It just knew it was gonna be crap, I knew it, I knew it, and yet I'm still massively disappointed. The new Oasis album never had to be much cop. There was even less pressure on them this time than before they released "Morning Glory", another massively disappointing Oasis album from the might-not-be's of Britpop.
This is not (entirely) a review of "Be Mad Cow". You can read those in any current magazine or newspaper of your choice; even the Angling Times has a page headlined "Noel hooks a winner". This is more a review of a bizarre phenomenon: people liking Oasis as much as they do. Even inhuman beasts such as the critics like Oasis right here, right now. How jammy can two lads from Burnage get?
"Been Heard Before" is an average album. Had it come from certain other bands - Kula Shaker spring to mind - it might even have been viewed as a fairly good album. There are three or four standout tracks on it - the single, "My Big Mouth", "Fade In-Out" and err...pick another. You know, the ones you've already heard previewed on the radio. Funny coincidence, that. It's more consistently pleasing than its predecessor. Liam's sneer sounds better than ever. Their trademark production is in place, the one that makes them sound like they're playing in a shoebox, albeit a very expensive one. But when you get right down to it, it contains twelve versions of the same song. At least part of the blame for this must rest with drummer Alan "One Rhythm Stuck In A Groove" White. His trademark shuffle rides across everything regardless of want or need. On at least one track (can't remember which so pick any), it is so starkly out of place that it consititutes grounds for dismissal. The sooner Noel borrows a drum machine from the Chemicals, the better.
...Swapping his Beatles songbook for it would be my preference. I've written better lyrics than you, Noel. (And I'm excused arrogance against a man who is loudly proclaiming this second rate holding pattern to be the album of the year.) Lose the endless Lennon-McCartney refrains too.
It's not that I loathe Oasis, that I'm bellicose enough to hate something purely on the strength of it's popularity...actually, I am, but not this time. They are the single most significant band of the decade already. Without them, there would have been no resurgence in decent guitar bands, no point watching TOTP ever again, a total retreat from melody and a continued disheartening plunge into corporate rock-wank and useless Indie groups. Their charitable work in the interim has been laudable: Liam sang with the Bunnymen and kept Patsy Kensit happy; Noel made a corking no.1 with the Chemicals. Now they give us this record: in the words of producer Owen Morris, "you don't need to do this, you dicks."
Of the reviews I've read so far, the Observer was the only one telling the truth. It rightly pointed out that "Morning Glory" was slated on release and only re-evaluated as a "grower" after practically everyone with a pulse bought it, much to the embarrassment of the pundits. Q in particular gave it a decidedly lukewarm reception and then spent the succeeding six months sucking up to Noel for an interview. But they were right first time: "Morning Glory" holds only three great tracks ("Wonderwall", "Some Might Say" and "Cast No Shadow" - sorry, "Don't Look Back In Anger" is a dirge) and all else is filler. On "Definitely Maybe", the band sounded like they weren't trying because it was so easy. On the followup, they sounded like they weren't trying because they didn't have to: crucial difference. Oasis have had it handed to them on a plate since '95, but they haven't yet realised that a diet consisting solely of unquestioning adulation is extremely poor in essential nutrition.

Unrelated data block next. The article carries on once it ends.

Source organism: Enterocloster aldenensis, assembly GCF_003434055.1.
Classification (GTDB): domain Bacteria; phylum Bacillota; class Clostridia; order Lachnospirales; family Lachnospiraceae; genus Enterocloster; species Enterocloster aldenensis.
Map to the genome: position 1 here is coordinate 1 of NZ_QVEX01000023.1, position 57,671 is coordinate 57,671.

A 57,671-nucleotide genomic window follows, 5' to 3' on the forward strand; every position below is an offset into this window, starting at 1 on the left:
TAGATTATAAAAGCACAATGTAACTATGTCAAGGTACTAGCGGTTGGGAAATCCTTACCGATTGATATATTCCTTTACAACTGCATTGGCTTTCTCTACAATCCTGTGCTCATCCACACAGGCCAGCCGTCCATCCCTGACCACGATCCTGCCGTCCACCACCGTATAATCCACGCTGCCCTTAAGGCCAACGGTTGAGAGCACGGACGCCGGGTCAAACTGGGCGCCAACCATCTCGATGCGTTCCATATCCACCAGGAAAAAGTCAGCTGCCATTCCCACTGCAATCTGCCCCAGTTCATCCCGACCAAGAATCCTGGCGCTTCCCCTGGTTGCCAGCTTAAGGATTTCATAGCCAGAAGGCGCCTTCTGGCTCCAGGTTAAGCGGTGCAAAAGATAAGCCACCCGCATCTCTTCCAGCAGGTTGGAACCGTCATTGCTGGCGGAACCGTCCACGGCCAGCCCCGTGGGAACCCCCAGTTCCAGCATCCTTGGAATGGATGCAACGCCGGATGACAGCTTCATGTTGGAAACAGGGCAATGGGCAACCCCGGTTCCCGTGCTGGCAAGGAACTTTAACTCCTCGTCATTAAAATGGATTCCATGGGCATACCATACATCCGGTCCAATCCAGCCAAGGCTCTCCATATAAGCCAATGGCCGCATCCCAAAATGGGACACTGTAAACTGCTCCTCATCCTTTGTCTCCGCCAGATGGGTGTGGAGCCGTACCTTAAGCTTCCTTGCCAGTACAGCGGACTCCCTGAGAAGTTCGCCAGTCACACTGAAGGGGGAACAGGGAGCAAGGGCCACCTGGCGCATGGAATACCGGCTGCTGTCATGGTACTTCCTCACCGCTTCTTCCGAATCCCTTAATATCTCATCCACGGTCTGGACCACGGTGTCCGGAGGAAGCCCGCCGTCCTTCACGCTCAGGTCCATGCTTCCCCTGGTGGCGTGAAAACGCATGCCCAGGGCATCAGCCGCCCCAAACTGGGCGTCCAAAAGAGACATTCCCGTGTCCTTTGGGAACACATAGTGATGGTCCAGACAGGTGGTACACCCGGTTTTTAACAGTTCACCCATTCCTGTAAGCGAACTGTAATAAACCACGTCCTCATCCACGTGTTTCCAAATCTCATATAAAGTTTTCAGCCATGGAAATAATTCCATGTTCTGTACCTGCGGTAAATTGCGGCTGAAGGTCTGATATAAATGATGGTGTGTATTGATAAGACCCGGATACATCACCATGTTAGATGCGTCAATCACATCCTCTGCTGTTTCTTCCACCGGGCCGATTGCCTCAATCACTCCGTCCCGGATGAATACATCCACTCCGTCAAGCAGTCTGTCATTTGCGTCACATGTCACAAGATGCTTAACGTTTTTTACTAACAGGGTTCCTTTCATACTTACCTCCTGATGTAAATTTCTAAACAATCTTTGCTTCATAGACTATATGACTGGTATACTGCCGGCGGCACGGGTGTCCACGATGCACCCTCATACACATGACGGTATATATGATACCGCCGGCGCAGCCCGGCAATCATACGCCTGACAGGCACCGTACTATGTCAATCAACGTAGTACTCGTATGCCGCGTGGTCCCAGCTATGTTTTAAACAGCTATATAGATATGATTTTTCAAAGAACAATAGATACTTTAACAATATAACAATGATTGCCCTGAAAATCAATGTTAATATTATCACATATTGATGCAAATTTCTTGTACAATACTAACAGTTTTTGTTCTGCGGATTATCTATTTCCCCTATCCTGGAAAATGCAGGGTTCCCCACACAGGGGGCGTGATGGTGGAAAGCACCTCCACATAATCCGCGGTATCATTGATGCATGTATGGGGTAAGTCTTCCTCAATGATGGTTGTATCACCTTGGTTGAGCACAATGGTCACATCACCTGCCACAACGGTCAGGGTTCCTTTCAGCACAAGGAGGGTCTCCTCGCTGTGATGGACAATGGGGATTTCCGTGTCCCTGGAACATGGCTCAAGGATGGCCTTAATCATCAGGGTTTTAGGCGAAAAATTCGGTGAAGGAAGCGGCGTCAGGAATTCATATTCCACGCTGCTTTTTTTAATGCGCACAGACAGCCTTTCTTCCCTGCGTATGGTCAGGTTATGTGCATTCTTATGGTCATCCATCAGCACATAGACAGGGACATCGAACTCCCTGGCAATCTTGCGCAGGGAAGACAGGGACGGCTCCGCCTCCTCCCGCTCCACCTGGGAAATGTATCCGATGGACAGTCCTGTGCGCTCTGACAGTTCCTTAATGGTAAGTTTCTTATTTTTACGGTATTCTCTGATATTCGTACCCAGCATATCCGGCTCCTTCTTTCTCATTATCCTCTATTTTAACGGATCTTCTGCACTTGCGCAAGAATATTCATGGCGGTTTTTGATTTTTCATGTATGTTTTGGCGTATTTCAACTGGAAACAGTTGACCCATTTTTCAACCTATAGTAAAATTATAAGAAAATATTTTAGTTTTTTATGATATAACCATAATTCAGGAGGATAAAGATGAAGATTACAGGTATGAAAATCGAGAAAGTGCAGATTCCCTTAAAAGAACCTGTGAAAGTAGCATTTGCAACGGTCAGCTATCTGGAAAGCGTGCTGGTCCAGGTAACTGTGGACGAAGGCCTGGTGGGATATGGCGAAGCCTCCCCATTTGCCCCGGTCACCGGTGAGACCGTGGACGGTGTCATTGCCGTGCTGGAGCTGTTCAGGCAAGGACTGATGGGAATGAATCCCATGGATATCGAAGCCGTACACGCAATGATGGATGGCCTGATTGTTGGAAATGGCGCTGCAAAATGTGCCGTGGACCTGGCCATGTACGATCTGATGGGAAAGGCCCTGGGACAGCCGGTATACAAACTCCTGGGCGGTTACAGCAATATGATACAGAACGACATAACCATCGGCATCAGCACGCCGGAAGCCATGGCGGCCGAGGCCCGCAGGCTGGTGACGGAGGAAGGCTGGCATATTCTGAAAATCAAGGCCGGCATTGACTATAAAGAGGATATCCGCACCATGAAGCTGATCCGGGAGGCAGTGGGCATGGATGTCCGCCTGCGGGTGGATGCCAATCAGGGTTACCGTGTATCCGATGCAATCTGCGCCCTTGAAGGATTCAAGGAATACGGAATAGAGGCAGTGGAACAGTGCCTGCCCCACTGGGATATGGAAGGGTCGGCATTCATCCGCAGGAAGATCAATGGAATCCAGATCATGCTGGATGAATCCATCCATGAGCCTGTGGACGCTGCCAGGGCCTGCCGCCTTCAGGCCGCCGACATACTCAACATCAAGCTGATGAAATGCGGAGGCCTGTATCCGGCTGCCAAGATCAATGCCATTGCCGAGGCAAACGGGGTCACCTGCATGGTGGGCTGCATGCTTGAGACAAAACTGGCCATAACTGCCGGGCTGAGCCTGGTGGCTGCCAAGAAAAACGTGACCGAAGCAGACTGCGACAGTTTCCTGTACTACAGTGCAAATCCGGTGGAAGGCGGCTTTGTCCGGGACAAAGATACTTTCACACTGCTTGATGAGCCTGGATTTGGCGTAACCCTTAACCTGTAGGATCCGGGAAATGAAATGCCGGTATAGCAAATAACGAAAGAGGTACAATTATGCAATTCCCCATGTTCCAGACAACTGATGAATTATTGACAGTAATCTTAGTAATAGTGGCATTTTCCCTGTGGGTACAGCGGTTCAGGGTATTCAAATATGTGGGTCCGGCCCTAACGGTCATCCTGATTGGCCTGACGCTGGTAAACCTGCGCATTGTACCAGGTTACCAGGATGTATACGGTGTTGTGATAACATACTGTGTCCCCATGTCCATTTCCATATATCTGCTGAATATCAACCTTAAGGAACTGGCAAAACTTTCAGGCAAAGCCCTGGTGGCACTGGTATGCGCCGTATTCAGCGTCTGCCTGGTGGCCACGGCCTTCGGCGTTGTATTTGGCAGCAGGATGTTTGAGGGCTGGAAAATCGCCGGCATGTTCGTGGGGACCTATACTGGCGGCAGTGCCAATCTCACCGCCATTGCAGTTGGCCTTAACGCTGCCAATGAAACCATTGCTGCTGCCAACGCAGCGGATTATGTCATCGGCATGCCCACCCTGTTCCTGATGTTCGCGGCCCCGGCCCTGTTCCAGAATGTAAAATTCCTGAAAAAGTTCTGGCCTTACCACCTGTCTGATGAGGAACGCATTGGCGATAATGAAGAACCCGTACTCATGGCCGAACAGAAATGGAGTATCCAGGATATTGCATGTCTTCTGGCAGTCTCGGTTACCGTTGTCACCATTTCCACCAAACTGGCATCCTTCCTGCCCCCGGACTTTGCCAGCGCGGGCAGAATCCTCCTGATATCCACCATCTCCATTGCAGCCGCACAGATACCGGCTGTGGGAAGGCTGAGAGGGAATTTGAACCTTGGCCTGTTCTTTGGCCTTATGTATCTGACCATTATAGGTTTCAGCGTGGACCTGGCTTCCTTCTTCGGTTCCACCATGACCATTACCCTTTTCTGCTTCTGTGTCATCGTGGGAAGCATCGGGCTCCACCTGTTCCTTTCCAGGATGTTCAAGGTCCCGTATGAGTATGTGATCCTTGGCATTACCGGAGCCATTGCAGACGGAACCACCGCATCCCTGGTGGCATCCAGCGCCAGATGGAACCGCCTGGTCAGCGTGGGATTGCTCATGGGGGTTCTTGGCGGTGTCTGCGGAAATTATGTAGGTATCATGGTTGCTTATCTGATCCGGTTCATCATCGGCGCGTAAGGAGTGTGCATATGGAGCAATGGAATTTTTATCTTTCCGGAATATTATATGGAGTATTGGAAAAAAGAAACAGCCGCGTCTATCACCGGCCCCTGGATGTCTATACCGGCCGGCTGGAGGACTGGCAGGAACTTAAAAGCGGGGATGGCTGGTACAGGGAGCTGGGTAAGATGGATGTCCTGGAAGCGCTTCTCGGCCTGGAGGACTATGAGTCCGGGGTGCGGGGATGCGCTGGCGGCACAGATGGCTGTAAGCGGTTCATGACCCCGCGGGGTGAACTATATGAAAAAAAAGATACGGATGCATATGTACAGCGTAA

This time around, no one is gonna get fooled again. Paul Du Noyer's Q review of "Been Had Good" is apologetic, endlessly excusing Noel's blatent thievery, dull melodies and piss-poor lyrics ("Sometimes, there is nothing wrong with being obvious" - you disgusting suck-up, Paul). NME and MM attempts were similar. The broadsheets have made a more sober appraisal of it but even they know they're shouting against the tide.
The more I think about it, the more unsettling the similarities between Oasis and New Labour become. Britain is one big Blair love-in at present, which isn't at all a bad thing after our 18 year long bad trip. The new government can make mistakes and gaffes for at least another year and no one is going to mind, partly because we so badly want them to succeed and partly because they still make the competition look like rotten conjurors in clown outfits. Similarly, Oasis have been allowed to make one more naff album and we'll happily buy it and even, within limits, enjoy it, because they show up the 80s music scene for the utter dross it was. There's no clear political intent at work, no explicit principles beyond "let's make nice sounds and smile a lot", but when you've put up with Miserable Bastards Who Hate You for too long, you're quite flattered by the attention.
Buy the album because you'll be able to play it to your grandchildren and explain where Oasis were at this moment in time, before (hopefully) they got really good. And by then, without the weight of crushed expectations on top of it, it might sound better too.
What they didn't say about the new Oasis album:
"...breathtaking in the scope of it's ambition."
"...quirky, inventive and irreverent."
"Sounds like it was made by twelve different bands."
"That drummer is sooo versatile."
"Makes Morning Glory sound like total crap."
24th August 1997